An analysis of the expression data across the five time points for the genes in each of the 38 clusters identified 51 peaks and 49 troughs of gene expression within the clusters (Figure (Figure3;3; Methods). Based on a re-sampling analysis, each of these 51 peaks and 49 troughs was significantly different than the average expression at all time points in the cluster from which they were identified (P < 0.01; see Methods). When wild type expression data was incorporated into the cluster analyses, gene expression profiles appear similar in wild type and tud progeny experiments, based on visual inspection (Additional file 6); only genes with expression in tud progeny were included in the cluster analyses. Furthermore, a statistical comparison of the average tud progeny expression data to the average wild type expression data within each cluster showed that 31 of the 38 clusters had correlations >0.70, demonstrating a high degree of similarity of expression for genes in tud progeny and wild type animals. The seven clusters with correlations <0.70 between the average tud progeny and wild type expression data contained only 172 of the 4410 genes present in the 38 clusters. Therefore, for most genes examined, the pattern of gene expression in somatic tissues during metamorphosis does not appear to be largely influenced by the presence of the germline.
To functionally analyze these clusters, the sets of genes from each cluster were examined using the program DAVID, which identifies overrepresented functional groups among the genes in each cluster, as compared to all the genes represented on the array platform (see Methods; Additional file 7; DAVID is the Database for Annotation, Visualization and Integrated Discovery [22]). To confirm the DAVID results, an independent tool that searches for enrichment of Gene Ontology terms (FlyMine; [23]) was used to assess overrepresented functional categories and gave very similar results (see Methods for details).
Gene expression during metamorphosis
At the white pre-pupal stage (wpp; 0 hour APF), the fly is transitioning from a wandering larva into an immobile pre-pupa. The pre-pupal animal initiates the major larval-to-adult transition in several discrete ways: 1) strictly larval tissues are destroyed and replaced by corresponding adult tissues [reviewed in [24]], 2) imaginal discs and rings begin to give rise to adult structures including eyes, antennae, wings, legs, and genitalia [reviewed in [25]], 3) histoblast nests proliferate in number and give rise to non-imaginal disc derived adult epidermal structures [26], and 4) the larval central nervous system is remodeled through the destruction of some larval neurons, proliferation of neuroblasts to generate new neurons, and remodeling of some larval neuronal projections [reviewed in [27]]. The 24 hour APF time point is between the pre-pupal pulse of ecdysone, which peaks at 12 hour APF and triggers head eversion, and the large pupal pulse of ecdysone that initiates around 24 hour APF [reviewed in [1]]. By 24 hour APF the majority of larval-specific tissues are degraded and adult development is triggered [reviewed in [28]]. During the time between the 24 to 48 hour APF stages, the imaginal discs are still undergoing morphogenesis, but are close to their final adult form. The wings, leg muscles, abdominal bristles, abdominal muscles and internal genital ducts are all well formed, while further development of the eyes, legs, wings, thorax, and abdomen is occurring [reviewed in [2]]. During the later stages of metamorphosis (72 hour APF), many of the tissues and structures developing in the pupae are close to their final adult form [reviewed in [27,29]]. By 96 hour APF, the pupa is within a few hours of eclosion, or emergence of the adult fly [reviewed in [30]].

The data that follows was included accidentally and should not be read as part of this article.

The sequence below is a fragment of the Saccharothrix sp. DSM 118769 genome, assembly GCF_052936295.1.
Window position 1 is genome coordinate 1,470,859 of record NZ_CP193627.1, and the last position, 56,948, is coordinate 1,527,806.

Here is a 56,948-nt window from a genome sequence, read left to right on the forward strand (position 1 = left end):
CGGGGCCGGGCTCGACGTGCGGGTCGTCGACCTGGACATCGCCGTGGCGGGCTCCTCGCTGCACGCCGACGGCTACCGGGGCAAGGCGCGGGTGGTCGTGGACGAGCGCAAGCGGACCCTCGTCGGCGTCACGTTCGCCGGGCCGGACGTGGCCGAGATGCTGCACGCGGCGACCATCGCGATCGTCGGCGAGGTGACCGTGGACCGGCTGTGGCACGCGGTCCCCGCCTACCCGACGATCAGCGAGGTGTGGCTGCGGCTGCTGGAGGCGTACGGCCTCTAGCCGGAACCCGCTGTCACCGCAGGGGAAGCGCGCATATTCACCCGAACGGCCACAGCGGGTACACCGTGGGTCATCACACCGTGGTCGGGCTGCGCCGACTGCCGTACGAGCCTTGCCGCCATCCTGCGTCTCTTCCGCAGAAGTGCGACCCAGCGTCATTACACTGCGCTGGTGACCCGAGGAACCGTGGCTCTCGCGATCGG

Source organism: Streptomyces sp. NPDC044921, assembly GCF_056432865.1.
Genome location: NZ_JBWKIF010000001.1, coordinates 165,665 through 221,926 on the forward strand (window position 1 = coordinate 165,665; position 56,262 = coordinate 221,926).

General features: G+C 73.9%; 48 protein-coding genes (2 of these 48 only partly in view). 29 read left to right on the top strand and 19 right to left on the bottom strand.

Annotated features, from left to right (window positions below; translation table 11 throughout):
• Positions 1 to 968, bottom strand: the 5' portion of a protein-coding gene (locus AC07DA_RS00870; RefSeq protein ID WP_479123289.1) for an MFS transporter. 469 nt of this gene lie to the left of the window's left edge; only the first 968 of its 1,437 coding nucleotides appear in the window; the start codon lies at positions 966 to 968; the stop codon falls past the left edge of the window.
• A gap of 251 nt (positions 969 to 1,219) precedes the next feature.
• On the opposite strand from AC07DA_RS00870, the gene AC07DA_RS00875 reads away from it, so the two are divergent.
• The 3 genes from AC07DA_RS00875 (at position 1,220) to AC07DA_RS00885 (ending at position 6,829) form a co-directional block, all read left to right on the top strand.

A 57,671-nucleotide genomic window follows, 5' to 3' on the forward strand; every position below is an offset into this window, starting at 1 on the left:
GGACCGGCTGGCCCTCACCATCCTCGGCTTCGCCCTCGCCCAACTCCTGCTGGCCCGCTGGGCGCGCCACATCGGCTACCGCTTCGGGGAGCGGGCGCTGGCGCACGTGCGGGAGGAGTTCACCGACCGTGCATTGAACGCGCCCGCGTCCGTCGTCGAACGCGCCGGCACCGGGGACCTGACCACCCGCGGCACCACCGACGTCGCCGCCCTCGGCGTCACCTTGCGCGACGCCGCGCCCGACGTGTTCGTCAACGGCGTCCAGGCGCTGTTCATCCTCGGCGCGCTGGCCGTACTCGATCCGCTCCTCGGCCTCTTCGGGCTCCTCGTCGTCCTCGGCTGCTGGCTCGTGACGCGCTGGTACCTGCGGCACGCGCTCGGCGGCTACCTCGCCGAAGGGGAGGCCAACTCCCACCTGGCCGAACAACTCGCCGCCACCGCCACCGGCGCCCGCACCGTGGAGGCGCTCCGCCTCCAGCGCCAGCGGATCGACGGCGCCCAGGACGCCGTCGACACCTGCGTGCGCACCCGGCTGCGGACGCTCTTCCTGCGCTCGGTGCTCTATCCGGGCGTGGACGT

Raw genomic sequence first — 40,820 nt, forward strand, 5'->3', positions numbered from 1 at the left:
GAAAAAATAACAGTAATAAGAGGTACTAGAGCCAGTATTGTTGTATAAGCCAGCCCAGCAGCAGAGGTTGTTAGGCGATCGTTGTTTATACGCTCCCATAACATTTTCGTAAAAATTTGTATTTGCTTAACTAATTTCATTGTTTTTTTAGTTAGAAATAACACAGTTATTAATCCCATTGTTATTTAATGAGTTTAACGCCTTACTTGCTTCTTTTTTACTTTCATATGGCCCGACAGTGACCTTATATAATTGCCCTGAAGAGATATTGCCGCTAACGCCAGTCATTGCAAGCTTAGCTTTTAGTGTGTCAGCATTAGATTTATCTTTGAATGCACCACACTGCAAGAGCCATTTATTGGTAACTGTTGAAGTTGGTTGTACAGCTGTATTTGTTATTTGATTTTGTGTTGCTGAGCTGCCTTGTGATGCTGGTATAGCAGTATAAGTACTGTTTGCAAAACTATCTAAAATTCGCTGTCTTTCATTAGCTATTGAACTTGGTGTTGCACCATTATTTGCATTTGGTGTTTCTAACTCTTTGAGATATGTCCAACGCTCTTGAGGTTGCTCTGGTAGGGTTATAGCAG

To understand the transcriptional basis of these complex developmental events, expression data was analyzed in the following ways: first, genes with similar expression patterns in both male and female somatic tissues were identified based on the hierarchical cluster analyses (Figure (Figure3).3). Second, clusters were identified that contained genes that either had a peak or trough of their transcript abundance at each time point (see Methods). At the 0 hour APF stage, Cluster 5 (586 genes) has genes with peak expression and was enriched for genes that encode proteins that function in the proteosome (34 genes; P = 6.8 × 10-31), have cell death activities (35 genes; P = 4.2 × 10-7) or peptidase activities (90 genes; P = 5.4 × 10-18) and thus likely function in the histolysis of larval tissues. Cluster 21 (254 genes) has genes in a trough of expression and is enriched for genes whose products function in development (60 genes; P = 4.2 × 10-6), differentiation (25 genes; P = 4.6 × 10-4), and cell communication (54 genes; P = 9.8 × 10-5), suggesting that a large fraction of genes that function in these patterning and developmental processes are at low transcript levels immediately after pre-pupal formation.